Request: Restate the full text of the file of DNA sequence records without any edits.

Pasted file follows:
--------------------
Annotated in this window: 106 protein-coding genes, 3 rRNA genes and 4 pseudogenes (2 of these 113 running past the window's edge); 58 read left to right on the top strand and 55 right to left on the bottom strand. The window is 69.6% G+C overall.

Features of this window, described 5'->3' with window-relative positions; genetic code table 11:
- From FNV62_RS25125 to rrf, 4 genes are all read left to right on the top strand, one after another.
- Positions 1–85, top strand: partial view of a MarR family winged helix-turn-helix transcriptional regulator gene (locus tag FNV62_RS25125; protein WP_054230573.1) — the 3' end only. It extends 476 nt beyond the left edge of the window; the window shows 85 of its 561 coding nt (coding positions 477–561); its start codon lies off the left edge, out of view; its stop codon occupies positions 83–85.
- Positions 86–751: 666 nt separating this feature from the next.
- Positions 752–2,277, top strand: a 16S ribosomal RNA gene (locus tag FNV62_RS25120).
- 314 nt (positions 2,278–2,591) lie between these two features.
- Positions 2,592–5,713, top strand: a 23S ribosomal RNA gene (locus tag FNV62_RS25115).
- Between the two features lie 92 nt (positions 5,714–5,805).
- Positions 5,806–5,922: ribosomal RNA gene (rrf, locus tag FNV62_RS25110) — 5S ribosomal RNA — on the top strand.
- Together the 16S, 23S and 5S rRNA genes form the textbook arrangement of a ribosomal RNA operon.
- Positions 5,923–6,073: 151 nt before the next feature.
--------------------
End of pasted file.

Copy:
Annotated in this window: 106 protein-coding genes, 3 rRNA genes and 4 pseudogenes (2 of these 113 running past the window's edge); 58 read left to right on the top strand and 55 right to left on the bottom strand. The window is 69.6% G+C overall.

Features of this window, described 5'->3' with window-relative positions; genetic code table 11:
- From FNV62_RS25125 to rrf, 4 genes are all read left to right on the top strand, one after another.
- Positions 1–85, top strand: partial view of a MarR family winged helix-turn-helix transcriptional regulator gene (locus tag FNV62_RS25125; protein WP_054230573.1) — the 3' end only. It extends 476 nt beyond the left edge of the window; the window shows 85 of its 561 coding nt (coding positions 477–561); its start codon lies off the left edge, out of view; its stop codon occupies positions 83–85.
- Positions 86–751: 666 nt separating this feature from the next.
- Positions 752–2,277, top strand: a 16S ribosomal RNA gene (locus tag FNV62_RS25120).
- 314 nt (positions 2,278–2,591) lie between these two features.
- Positions 2,592–5,713, top strand: a 23S ribosomal RNA gene (locus tag FNV62_RS25115).
- Between the two features lie 92 nt (positions 5,714–5,805).
- Positions 5,806–5,922: ribosomal RNA gene (rrf, locus tag FNV62_RS25110) — 5S ribosomal RNA — on the top strand.
- Together the 16S, 23S and 5S rRNA genes form the textbook arrangement of a ribosomal RNA operon.
- Positions 5,923–6,073: 151 nt before the next feature.